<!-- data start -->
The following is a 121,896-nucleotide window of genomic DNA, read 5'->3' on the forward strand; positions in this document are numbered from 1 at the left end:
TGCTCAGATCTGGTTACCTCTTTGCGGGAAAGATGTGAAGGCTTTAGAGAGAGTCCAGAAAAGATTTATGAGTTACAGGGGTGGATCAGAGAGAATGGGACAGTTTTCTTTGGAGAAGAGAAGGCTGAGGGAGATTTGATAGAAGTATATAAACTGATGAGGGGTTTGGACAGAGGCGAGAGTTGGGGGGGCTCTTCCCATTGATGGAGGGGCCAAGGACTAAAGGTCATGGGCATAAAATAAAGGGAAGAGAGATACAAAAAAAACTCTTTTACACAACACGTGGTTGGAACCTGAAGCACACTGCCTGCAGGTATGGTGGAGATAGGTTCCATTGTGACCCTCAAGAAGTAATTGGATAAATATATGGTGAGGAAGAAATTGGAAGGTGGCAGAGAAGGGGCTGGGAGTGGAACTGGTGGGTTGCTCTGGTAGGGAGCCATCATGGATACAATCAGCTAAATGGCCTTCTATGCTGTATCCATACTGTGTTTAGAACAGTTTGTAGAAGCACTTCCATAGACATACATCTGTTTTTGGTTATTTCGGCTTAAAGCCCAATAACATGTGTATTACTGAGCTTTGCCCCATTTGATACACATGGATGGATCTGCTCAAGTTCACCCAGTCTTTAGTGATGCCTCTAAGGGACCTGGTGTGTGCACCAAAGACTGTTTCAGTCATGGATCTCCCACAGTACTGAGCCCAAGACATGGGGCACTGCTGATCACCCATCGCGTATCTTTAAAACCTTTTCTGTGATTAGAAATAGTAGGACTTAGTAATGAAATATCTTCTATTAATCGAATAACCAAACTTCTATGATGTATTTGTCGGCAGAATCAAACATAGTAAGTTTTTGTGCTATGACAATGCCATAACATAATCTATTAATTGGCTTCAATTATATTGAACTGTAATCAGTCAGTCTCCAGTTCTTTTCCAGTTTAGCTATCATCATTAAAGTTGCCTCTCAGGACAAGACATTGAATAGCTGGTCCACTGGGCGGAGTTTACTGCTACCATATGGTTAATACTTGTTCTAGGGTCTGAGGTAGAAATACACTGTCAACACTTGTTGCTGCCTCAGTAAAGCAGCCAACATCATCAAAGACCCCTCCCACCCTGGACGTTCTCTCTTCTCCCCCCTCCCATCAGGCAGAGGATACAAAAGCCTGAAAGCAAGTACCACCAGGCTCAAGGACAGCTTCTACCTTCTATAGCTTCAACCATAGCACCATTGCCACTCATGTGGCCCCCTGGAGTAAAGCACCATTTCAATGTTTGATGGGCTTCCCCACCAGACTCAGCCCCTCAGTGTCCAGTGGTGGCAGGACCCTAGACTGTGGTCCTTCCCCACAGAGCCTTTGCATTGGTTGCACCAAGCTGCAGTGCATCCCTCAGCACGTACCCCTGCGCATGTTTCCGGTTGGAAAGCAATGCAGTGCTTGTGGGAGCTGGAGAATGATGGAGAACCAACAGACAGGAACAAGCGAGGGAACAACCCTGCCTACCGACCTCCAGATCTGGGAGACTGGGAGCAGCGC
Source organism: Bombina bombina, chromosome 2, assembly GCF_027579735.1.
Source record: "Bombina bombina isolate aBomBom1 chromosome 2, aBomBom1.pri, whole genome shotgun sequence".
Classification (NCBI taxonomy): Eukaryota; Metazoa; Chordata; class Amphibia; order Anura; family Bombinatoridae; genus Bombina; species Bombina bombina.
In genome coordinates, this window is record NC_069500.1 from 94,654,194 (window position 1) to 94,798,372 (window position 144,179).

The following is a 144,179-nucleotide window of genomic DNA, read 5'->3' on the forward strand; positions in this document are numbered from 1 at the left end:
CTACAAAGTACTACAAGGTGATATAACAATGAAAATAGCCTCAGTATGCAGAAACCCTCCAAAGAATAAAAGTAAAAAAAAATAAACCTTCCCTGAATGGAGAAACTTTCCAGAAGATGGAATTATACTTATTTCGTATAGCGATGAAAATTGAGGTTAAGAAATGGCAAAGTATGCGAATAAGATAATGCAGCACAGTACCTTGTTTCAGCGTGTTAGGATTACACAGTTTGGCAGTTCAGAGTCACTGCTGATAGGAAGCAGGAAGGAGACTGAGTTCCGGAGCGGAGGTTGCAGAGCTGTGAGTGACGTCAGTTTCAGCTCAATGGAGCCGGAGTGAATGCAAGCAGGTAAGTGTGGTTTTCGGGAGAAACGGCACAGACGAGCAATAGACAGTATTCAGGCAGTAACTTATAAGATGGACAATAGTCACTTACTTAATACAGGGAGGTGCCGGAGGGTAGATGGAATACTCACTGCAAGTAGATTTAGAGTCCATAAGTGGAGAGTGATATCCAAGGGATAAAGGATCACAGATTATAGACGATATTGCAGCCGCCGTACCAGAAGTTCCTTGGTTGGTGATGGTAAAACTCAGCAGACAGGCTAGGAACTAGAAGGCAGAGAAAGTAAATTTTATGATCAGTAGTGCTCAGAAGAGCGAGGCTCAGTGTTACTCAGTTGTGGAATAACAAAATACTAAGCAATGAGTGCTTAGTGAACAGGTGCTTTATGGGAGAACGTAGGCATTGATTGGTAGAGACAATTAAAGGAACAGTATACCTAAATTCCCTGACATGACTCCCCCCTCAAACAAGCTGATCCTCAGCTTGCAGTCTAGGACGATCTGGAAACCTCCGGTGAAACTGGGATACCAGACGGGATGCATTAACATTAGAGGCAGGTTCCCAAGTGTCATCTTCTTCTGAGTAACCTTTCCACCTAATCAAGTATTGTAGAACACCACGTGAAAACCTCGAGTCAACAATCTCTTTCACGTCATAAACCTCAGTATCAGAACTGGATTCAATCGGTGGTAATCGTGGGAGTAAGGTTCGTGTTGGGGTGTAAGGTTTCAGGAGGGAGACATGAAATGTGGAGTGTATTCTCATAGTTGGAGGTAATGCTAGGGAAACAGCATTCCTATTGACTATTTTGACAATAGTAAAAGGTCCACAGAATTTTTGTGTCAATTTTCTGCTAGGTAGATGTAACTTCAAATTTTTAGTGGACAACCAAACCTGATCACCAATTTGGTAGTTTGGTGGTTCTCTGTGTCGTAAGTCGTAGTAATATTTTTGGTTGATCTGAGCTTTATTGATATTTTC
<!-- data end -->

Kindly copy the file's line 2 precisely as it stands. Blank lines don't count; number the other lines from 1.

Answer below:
TGCTCAGATCTGGTTACCTCTTTGCGGGAAAGATGTGAAGGCTTTAGAGAGAGTCCAGAAAAGATTTATGAGTTACAGGGGTGGATCAGAGAGAATGGGACAGTTTTCTTTGGAGAAGAGAAGGCTGAGGGAGATTTGATAGAAGTATATAAACTGATGAGGGGTTTGGACAGAGGCGAGAGTTGGGGGGGCTCTTCCCATTGATGGAGGGGCCAAGGACTAAAGGTCATGGGCATAAAATAAAGGGAAGAGAGATACAAAAAAAACTCTTTTACACAACACGTGGTTGGAACCTGAAGCACACTGCCTGCAGGTATGGTGGAGATAGGTTCCATTGTGACCCTCAAGAAGTAATTGGATAAATATATGGTGAGGAAGAAATTGGAAGGTGGCAGAGAAGGGGCTGGGAGTGGAACTGGTGGGTTGCTCTGGTAGGGAGCCATCATGGATACAATCAGCTAAATGGCCTTCTATGCTGTATCCATACTGTGTTTAGAACAGTTTGTAGAAGCACTTCCATAGACATACATCTGTTTTTGGTTATTTCGGCTTAAAGCCCAATAACATGTGTATTACTGAGCTTTGCCCCATTTGATACACATGGATGGATCTGCTCAAGTTCACCCAGTCTTTAGTGATGCCTCTAAGGGACCTGGTGTGTGCACCAAAGACTGTTTCAGTCATGGATCTCCCACAGTACTGAGCCCAAGACATGGGGCACTGCTGATCACCCATCGCGTATCTTTAAAACCTTTTCTGTGATTAGAAATAGTAGGACTTAGTAATGAAATATCTTCTATTAATCGAATAACCAAACTTCTATGATGTATTTGTCGGCAGAATCAAACATAGTAAGTTTTTGTGCTATGACAATGCCATAACATAATCTATTAATTGGCTTCAATTATATTGAACTGTAATCAGTCAGTCTCCAGTTCTTTTCCAGTTTAGCTATCATCATTAAAGTTGCCTCTCAGGACAAGACATTGAATAGCTGGTCCACTGGGCGGAGTTTACTGCTACCATATGGTTAATACTTGTTCTAGGGTCTGAGGTAGAAATACACTGTCAACACTTGTTGCTGCCTCAGTAAAGCAGCCAACATCATCAAAGACCCCTCCCACCCTGGACGTTCTCTCTTCTCCCCCCTCCCATCAGGCAGAGGATACAAAAGCCTGAAAGCAAGTACCACCAGGCTCAAGGACAGCTTCTACCTTCTATAGCTTCAACCATAGCACCATTGCCACTCATGTGGCCCCCTGGAGTAAAGCACCATTTCAATGTTTGATGGGCTTCCCCACCAGACTCAGCCCCTCAGTGTCCAGTGGTGGCAGGACCCTAGACTGTGGTCCTTCCCCACAGAGCCTTTGCATTGGTTGCACCAAGCTGCAGTGCATCCCTCAGCACGTACCCCTGCGCATGTTTCCGGTTGGAAAGCAATGCAGTGCTTGTGGGAGCTGGAGAATGATGGAGAACCAACAGACAGGAACAAGCGAGGGAACAACCCTGCCTACCGACCTCCAGATCTGGGAGACTGGGAGCAGCGC